Yesterday, at Governor Jerry Brown’s request, the Supreme Court recommended a commutation for Luis Velez, who is serving a life-without-the-possibility-of-parole sentence for murder during the commission of a robbery. Clemency recommendations are constitutional prerequisites to the Governor granting pardons or sentence commutations for twice-convicted felons such as Velez.

Like in other clemency matters after the court recently adopted the practice of publicizing dissenting votes when individual justices choose to do so, Justices Ming Chin and Carol Corrigan noted that they would not recommend commuting Velez’s sentence. (See here and here.)

The court is typically quite harmonious in its decisions. For example, in the 13 cases on the court’s September and October calendars, there was only one dissenting opinion, and that one by a single justice.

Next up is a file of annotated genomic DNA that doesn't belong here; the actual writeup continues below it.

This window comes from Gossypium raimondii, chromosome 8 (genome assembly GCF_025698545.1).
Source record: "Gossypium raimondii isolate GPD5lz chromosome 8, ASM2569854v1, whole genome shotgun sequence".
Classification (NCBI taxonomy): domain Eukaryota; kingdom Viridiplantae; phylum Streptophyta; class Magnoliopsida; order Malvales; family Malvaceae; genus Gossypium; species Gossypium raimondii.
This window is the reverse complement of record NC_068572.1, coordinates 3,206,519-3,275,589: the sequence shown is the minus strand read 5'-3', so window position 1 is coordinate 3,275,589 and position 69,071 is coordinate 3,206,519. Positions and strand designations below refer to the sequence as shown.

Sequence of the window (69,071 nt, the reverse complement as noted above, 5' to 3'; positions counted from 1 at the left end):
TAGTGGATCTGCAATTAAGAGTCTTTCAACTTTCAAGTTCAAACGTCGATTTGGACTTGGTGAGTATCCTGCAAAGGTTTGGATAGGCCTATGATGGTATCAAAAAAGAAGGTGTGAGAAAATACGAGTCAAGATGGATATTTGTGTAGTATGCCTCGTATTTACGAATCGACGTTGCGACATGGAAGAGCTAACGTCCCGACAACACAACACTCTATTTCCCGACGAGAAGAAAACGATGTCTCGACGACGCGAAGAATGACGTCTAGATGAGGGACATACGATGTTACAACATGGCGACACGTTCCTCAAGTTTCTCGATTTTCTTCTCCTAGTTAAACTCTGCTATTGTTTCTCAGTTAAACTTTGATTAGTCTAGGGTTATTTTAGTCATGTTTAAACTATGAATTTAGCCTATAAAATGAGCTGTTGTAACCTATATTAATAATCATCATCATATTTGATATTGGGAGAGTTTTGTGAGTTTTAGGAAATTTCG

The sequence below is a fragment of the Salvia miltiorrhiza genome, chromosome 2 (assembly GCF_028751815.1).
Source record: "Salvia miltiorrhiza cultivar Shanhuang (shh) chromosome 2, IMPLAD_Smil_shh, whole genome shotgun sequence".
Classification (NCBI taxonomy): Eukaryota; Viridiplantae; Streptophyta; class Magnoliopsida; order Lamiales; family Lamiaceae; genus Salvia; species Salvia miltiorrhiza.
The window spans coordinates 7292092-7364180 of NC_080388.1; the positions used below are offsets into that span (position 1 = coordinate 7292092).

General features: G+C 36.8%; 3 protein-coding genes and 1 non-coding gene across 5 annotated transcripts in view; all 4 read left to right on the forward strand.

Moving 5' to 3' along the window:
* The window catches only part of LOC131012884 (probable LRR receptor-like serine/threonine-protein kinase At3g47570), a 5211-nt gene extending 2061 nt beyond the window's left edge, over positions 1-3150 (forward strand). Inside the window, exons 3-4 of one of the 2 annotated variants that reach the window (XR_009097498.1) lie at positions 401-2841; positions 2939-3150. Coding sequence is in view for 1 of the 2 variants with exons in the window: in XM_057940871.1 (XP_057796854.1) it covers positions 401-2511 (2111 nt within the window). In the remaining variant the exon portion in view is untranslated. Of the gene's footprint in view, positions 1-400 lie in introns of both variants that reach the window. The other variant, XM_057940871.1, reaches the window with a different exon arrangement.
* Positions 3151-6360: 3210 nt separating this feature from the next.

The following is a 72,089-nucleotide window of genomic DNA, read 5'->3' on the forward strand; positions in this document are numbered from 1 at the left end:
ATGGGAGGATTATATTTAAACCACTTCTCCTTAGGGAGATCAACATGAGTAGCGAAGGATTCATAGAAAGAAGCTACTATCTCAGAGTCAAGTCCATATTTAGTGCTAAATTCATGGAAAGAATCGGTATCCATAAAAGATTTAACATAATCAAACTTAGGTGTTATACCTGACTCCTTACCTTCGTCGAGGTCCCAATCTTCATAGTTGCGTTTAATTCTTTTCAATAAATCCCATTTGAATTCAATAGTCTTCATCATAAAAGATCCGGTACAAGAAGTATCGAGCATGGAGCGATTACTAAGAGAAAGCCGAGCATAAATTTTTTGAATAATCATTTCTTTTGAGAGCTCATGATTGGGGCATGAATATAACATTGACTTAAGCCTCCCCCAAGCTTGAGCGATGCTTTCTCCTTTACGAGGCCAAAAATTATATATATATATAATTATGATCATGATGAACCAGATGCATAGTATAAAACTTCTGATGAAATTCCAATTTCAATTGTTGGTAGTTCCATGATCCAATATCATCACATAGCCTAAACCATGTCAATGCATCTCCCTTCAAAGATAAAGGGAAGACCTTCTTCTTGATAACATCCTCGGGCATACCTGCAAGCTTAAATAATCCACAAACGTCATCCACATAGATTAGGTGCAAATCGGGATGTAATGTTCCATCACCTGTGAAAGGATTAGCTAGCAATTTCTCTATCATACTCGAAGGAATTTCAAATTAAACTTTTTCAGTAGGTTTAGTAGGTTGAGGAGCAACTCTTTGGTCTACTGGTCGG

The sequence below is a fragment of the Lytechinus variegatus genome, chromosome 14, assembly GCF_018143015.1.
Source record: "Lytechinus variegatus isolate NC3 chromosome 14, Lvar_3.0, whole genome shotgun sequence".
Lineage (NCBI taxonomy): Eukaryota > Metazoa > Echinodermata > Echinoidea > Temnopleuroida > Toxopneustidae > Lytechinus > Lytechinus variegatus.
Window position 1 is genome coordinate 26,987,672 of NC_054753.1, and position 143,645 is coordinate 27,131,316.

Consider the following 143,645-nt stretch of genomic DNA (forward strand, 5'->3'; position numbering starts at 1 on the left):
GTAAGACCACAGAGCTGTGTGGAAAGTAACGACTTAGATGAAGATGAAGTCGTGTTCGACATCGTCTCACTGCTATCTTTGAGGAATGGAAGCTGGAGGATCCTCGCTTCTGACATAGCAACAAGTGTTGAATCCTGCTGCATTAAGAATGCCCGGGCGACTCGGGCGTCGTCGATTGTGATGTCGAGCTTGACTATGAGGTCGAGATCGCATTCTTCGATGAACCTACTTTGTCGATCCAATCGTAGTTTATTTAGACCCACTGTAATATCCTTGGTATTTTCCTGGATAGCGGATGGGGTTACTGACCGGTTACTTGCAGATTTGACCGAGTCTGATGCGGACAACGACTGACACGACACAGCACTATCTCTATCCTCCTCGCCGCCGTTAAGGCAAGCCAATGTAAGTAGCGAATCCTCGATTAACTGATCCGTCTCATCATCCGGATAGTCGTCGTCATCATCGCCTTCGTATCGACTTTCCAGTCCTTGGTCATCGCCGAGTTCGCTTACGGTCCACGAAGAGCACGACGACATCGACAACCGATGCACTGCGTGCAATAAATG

In clemency matters of late, however, the court has been regularly divided. Although all six current permanent justices agree that the court should block a governor’s grant of clemency only when such a grant would be an abuse of power (see here), they are not on the same page as to how to apply that general principle in individual cases. Nor are any of the justices disclosing their views on the subject, a silence that has drawn criticism.

By our count, there are now just two more gubernatorial clemency recommendation requests left for the court to decide. There will likely be action on those next week.